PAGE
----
The Cheeky Monkey Media Blog

A few words from the apes, monkeys, and various primates that make up the Cheeky Monkey Super Squad.

WebOps - a New Direction for Online Growth

So here’s a big question: How can you ensure your website continues to grow alongside your business while staying on the leading edge of technology, AND have the ability to pivot with unexpected market changes? Good news, this is more achievable than you think – by focusing on smaller solutions that are executed consistently and regularly, instead of aiming at massive changes that happen intermittently every few years. At Cheeky Monkey, we call this process and ideology WebOps. While its concept isn’t entirely new, WebOps is the new direction for online growth and it’s here to stay. 


We Are Better Together

Let’s take Liam Neeson in the movie Taken (see what I did there), who has a particular set of skills acquired over a very long career. WebOps also relies on a skilledLiam Neeson phone image and collaborative team working towards common goals, empowered to create a positive web evolution. This collaboration between marketers, developers, &

designers promotes better ideas and holistic solutions to meet business-based goals. That’s the part that differs from the old normal web development and relaunch cycle.

Within this team, much like a web development utopia, departmental boundaries cease to exist, eliminating the silos and disconnect that typically delays standard production groups. This creates a collaborative atmosphere where success is not reliant on a single individual stretching their abilities and constantly “thinking outside the box”. (How about we go ahead and cancel that term?)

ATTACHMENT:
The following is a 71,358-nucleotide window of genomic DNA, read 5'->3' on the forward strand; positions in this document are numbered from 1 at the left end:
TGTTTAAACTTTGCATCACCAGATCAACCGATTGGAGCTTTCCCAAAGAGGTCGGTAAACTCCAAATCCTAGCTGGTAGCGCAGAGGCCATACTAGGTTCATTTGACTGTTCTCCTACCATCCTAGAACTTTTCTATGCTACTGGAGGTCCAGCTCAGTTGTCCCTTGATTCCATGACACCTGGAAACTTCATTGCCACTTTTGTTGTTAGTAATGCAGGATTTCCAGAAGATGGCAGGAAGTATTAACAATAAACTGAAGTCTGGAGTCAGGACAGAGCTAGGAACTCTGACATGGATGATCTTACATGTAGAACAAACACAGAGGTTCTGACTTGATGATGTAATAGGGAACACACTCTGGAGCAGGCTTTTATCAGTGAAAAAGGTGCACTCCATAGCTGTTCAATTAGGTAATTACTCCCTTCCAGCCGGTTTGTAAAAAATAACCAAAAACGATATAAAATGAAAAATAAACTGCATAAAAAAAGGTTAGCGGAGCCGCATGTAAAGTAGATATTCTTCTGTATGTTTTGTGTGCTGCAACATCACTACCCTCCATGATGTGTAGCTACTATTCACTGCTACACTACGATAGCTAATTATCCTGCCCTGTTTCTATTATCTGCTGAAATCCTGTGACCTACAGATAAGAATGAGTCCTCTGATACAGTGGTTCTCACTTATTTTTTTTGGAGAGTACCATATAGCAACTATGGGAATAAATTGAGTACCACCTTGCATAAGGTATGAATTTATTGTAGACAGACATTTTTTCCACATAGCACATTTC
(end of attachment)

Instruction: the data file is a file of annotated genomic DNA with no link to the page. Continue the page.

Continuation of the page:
Partnerships and Project Pain Points

With multi-disciplined professionals bringing opinions to the table based on their different backgrounds and skills, a wider perspective of ideas results – almost like an internal Mastermind of sorts.  In partnership with your client, the aim of a WebOps team is to develop strategies to address and achieve the project goals, both long and short term. 

The need for WebOps can include various website pain points, eg.: 

  • Delivering a better, faster mobile experience 
  • Creating a more effective and intuitive browsing experiences for users
  • Enhancing and upgrading the look and feel of websites
  • Developing of new features and functions to serve audiences better
  • Improving website management features for easier site administration
  • Upgrading outdated and ineffective technology 
  • Updating security, bugs and errors so websites works the way they were meant to
  • Accessibility upgrades (WCAG compliance)


The Natural Path To Keep A Website Flourishing

WebOps is an approach for regularly iterating a website to help it stay relevant, updated, and secure. Rather than recreating the wheel with a costly site rebuild (the past normal), the focus is on making quicker changes & improvements – on a consistent and regular basis – that are tested & measured. This approach allows your company to identify success or failure faster, with data driven results from each iterative change made to the website.

By steadily tackling identified issues, your website is constantly evolving. In effect, it grows with the ever changing technology landscape. On top of that, by applying a WebOps approach, companies can stretch their digital marketing budget over a longer period of time – hello! This results in cost effective strategies that produce positive results, rather than waiting for an exhaustive, expensive rebuild to be completed.